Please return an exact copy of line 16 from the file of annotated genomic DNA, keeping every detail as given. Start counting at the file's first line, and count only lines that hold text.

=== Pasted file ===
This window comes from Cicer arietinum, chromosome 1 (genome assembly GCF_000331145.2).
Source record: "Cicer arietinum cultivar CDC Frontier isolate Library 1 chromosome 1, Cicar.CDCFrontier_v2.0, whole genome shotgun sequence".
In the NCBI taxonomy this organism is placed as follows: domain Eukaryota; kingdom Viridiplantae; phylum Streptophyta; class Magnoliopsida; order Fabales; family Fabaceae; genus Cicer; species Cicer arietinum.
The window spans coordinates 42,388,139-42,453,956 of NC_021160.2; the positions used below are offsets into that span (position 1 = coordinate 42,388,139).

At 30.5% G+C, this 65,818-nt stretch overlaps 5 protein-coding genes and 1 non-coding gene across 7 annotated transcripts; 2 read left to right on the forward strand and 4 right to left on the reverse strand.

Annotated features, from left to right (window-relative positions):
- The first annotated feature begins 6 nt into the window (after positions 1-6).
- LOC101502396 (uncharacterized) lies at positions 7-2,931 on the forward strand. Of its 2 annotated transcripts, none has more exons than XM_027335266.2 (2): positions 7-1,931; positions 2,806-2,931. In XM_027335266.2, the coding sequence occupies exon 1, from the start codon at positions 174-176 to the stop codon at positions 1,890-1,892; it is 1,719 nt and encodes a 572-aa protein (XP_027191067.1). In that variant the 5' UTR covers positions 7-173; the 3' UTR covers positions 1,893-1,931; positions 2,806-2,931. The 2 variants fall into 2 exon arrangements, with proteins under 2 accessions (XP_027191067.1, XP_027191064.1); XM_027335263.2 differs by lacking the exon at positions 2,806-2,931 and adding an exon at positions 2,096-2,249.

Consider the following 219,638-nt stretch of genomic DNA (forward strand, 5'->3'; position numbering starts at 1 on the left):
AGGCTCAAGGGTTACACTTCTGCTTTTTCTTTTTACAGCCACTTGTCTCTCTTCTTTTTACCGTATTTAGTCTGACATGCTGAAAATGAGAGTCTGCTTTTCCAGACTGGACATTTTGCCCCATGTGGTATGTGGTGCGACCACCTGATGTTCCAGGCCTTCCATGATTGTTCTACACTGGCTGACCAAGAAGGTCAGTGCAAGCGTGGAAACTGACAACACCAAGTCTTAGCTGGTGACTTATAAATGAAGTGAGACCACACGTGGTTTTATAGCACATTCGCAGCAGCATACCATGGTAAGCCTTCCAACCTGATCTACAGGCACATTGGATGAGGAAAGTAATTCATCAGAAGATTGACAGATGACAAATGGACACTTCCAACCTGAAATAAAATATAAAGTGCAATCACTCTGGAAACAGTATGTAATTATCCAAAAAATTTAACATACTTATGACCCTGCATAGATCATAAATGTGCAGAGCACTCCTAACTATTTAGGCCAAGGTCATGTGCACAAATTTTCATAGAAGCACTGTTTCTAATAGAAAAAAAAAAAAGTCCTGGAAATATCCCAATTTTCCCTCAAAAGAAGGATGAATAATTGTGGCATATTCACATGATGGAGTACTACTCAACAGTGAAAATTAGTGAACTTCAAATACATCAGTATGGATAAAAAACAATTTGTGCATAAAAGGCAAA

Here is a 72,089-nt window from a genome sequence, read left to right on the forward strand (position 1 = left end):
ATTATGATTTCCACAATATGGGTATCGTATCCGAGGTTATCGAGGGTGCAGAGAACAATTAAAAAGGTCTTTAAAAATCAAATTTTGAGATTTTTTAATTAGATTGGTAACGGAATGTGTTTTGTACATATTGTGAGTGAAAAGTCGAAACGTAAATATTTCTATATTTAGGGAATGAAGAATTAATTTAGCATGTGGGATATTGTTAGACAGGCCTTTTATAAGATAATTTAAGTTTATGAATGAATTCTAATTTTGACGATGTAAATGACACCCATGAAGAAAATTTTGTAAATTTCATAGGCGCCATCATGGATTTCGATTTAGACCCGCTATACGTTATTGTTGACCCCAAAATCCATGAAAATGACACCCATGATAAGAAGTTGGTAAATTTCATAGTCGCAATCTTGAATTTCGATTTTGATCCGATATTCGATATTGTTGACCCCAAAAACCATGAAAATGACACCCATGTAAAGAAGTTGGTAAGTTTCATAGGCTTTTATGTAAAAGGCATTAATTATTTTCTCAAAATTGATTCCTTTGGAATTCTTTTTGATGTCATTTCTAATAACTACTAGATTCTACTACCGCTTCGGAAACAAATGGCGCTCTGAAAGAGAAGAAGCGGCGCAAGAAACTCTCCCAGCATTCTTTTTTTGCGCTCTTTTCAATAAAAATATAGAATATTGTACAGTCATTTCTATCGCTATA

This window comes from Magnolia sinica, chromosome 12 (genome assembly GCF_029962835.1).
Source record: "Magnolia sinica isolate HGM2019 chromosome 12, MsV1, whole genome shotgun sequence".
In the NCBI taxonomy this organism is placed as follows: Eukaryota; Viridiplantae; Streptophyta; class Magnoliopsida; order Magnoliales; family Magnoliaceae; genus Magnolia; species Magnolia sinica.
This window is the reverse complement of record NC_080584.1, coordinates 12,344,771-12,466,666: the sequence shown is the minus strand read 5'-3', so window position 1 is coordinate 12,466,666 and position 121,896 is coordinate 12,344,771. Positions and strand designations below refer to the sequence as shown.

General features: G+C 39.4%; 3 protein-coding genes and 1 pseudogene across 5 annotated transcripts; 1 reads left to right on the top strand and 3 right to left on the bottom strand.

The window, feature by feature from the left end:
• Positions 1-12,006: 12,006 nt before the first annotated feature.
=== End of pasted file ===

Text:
This window is the reverse complement of record NC_080584.1, coordinates 12,344,771-12,466,666: the sequence shown is the minus strand read 5'-3', so window position 1 is coordinate 12,466,666 and position 121,896 is coordinate 12,344,771. Positions and strand designations below refer to the sequence as shown.